IMMUNE RESEARCH AND DEVELOPMENT
Antibody Systems (ASI) maintains a continuing Research and Development Program focused on Immunological modulators derived from parasite extracts, cytokine/receptor development, hemorrhagic viruses, new vaccine development, and other diseases.
One of the primary objectives of ASI’s R&D Program is to identify the peptides, enzymes, and other molecular compounds which are utilized or created by parasites, viruses, and bacteria to subvert the host’s immune system or cause disease. These compounds are evaluated for their feasibility as new treatments of immune disorders.
Further objectives of the R&D Program are to identify and evaluate promising “natural resources and products” for use in the treatment of human diseases. The following are some of ASI’s development programs.
- DENGUE – Through collaboration with the University of Mexico Medical School in Merida, Yucatan, ASI has studied treatment protocols for Dengue in an effort to find an inexpensive and effective treatment for this disease. Dengue is a painful, debilitating mosquito-borne illness which can range from a mild fever to incapacitating high fever with severe headache, muscle and joint pain and sometimes death. The WHO estimates that there may be 50-100 million dengue infections worldwide every year. Currently there are no treatments available for Dengue other than supportive care such as rest and fluids.
- VIRAL HEMORRHAGIC AND SMALLPOX RESEARCH APPLICATIONS: The ability to do research in the areas of biological weapons is limited to only a handful of laboratories in the world. Through a CRADA (Cooperative Research and Development Agreement) with a facility of this capability, VECTOR, a Russian BL4 Viral Research Center, ASI has employed Russian scientists, equipped laboratories with necessary equipment and funded testing focused on pharmaceutical drug applications for the treatment of bioweapons and dangerous pathogens. ASI has also worked on joint projects with the Unites States Army Medical Investigation of Infectious Disease (USAMRIID) biological level 4 (BL4) laboratory to produce effective results against Ebola and other dangerous hemorrhagic pathogens.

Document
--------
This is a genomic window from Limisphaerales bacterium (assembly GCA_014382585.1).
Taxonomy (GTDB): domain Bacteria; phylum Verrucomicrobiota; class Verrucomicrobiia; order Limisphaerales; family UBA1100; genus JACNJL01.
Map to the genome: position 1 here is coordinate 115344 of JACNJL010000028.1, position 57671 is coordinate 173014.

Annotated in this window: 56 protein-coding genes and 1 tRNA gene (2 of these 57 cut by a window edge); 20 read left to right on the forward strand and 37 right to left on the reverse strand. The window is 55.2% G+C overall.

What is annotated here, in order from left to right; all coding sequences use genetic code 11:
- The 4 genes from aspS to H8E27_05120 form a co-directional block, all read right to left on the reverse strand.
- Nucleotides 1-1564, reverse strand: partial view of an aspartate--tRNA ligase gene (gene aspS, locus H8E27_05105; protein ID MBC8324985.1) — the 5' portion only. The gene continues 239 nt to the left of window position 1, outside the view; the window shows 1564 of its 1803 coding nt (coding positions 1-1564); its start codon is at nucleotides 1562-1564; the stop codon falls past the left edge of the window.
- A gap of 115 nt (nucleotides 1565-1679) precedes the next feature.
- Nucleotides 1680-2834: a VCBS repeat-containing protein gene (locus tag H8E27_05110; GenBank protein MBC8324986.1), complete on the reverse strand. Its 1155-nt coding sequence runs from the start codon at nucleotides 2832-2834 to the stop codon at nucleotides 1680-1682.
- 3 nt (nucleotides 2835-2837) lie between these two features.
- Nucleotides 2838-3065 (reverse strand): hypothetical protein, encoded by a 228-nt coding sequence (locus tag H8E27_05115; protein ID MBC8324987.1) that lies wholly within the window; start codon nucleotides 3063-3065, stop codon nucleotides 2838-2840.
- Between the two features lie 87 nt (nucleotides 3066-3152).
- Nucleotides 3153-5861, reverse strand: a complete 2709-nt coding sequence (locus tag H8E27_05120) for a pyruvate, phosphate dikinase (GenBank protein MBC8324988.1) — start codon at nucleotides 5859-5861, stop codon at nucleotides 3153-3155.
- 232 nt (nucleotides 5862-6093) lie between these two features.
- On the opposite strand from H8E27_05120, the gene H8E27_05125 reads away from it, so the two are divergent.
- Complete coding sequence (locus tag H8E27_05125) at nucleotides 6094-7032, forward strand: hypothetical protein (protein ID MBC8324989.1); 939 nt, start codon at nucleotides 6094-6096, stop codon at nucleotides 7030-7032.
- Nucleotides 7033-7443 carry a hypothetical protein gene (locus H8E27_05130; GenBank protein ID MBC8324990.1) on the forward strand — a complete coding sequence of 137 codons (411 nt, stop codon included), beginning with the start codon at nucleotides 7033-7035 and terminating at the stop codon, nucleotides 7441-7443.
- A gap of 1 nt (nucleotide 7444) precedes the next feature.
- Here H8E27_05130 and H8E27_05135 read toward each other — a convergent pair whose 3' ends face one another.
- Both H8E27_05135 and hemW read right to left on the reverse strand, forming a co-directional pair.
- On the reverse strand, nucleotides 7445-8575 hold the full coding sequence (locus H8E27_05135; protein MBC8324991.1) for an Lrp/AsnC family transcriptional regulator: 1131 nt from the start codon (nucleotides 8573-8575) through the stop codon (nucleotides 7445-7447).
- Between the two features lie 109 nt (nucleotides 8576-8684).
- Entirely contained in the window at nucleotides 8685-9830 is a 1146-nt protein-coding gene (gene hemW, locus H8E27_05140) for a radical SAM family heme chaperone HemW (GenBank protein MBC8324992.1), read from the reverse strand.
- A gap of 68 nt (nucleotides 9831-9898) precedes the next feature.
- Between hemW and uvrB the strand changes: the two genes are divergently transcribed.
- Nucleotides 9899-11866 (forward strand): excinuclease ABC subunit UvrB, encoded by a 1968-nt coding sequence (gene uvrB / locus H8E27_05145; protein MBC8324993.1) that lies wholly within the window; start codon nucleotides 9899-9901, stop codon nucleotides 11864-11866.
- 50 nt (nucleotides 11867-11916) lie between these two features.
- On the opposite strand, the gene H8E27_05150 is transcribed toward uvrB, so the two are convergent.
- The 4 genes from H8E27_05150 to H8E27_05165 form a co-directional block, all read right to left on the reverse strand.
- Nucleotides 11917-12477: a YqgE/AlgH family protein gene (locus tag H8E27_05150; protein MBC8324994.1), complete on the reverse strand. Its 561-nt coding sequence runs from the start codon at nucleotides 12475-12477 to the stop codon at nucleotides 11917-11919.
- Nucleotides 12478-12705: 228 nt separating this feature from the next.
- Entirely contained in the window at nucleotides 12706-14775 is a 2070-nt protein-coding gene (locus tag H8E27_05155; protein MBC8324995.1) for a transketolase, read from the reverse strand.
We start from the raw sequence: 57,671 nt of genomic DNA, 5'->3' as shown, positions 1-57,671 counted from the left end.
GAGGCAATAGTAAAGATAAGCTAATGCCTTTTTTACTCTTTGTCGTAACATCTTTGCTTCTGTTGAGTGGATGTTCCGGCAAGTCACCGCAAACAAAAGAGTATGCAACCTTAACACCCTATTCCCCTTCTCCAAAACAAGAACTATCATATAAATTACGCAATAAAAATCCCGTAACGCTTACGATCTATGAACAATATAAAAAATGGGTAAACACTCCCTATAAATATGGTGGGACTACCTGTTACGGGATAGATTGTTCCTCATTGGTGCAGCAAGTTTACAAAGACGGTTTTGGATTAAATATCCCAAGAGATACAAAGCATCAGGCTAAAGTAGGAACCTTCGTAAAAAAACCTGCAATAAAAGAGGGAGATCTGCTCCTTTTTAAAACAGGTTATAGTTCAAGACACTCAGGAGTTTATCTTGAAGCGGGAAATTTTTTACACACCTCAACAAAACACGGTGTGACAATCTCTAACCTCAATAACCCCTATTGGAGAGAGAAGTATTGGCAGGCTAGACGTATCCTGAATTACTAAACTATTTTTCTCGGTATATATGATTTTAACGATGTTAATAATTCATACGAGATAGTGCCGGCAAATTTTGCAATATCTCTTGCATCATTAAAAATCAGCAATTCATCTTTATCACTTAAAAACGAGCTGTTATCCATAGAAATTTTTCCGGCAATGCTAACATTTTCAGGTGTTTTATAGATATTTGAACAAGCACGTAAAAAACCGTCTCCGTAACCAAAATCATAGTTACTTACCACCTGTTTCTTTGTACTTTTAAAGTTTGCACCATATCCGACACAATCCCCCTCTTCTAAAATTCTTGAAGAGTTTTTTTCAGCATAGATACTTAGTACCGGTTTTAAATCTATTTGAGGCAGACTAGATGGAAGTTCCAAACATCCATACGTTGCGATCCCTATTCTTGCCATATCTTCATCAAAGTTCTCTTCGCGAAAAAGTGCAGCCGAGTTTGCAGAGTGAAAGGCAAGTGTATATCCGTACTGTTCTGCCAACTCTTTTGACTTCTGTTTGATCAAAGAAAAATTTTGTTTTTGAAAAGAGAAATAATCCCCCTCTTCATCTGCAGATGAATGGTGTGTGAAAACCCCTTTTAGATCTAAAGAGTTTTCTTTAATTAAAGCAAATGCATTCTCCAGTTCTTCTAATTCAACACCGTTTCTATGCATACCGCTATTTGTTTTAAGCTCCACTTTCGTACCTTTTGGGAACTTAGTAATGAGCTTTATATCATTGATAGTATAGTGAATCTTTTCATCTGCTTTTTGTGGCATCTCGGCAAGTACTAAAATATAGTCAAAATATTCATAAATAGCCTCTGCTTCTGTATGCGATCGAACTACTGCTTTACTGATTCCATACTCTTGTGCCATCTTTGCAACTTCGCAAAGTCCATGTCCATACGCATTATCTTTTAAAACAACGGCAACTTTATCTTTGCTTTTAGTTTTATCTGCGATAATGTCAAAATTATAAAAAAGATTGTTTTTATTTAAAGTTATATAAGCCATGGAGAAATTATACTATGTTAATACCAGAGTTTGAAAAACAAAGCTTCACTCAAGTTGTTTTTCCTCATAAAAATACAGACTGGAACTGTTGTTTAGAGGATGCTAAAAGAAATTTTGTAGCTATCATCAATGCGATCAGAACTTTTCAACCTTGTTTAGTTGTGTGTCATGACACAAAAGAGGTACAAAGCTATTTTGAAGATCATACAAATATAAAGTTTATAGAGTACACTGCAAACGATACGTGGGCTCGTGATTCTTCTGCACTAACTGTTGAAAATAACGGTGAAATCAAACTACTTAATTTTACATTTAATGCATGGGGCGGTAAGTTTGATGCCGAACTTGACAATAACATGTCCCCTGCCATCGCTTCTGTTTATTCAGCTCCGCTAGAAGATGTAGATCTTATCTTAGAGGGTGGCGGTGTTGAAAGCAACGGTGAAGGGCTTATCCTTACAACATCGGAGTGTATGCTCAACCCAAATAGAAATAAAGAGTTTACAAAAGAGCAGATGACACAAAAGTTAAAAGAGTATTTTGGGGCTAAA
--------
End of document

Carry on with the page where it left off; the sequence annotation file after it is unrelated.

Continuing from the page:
- GENETIC VACCINE: ASI has collaborated with the CDC in a joint venture to evaluate a newly discovered retrovirus to ascertain if it would accept insertion of a human or viral gene. ASI and the CDC co-discovered a virus that is only known to infect less than fifty people in the world. This virus is considered a potential gene delivery mechanism that meets several important criteria:
- Genetic delivery virus cannot cause human illness.
- Genetic delivery viruses cannot already be in the general population.
- Genetic delivery viruses have to remain in the human host for the lifetime of the human.
- Genetic delivery viruses cannot be transmitted human to human.
The above four criteria represent what the scientific community feels would be a safe and effective organism that has the capability of inserting a gene code into gene deficient humans. The applications to disease are unimaginable at this current time.
This twenty-first century medicine is cutting edge technology that remains a new and exciting frontier to explore.
- ANTIBIOTIC POTENTIAL: Komodo Dragons (Varanus komodoensis) are our closest link to the Jurassic dinosaur era. These creatures evolved on a tiny island in Indonesia over the course of twenty-five million years. Unknown and unencumbered by western civilization, the evolution of their immune system became the focus of our study. The purpose of this study is to identify the molecule that may be circulating in the blood stream and possibly giving this animal protection from all known bacterial infections. The evolution of the bacteria and the immune system of the dragon have produced dangerous, non-antibiotic resistant bacteria: however, it has also afforded scientific information that may help design a new type of antibiotic that will focus on antibiotic resistant bacteria.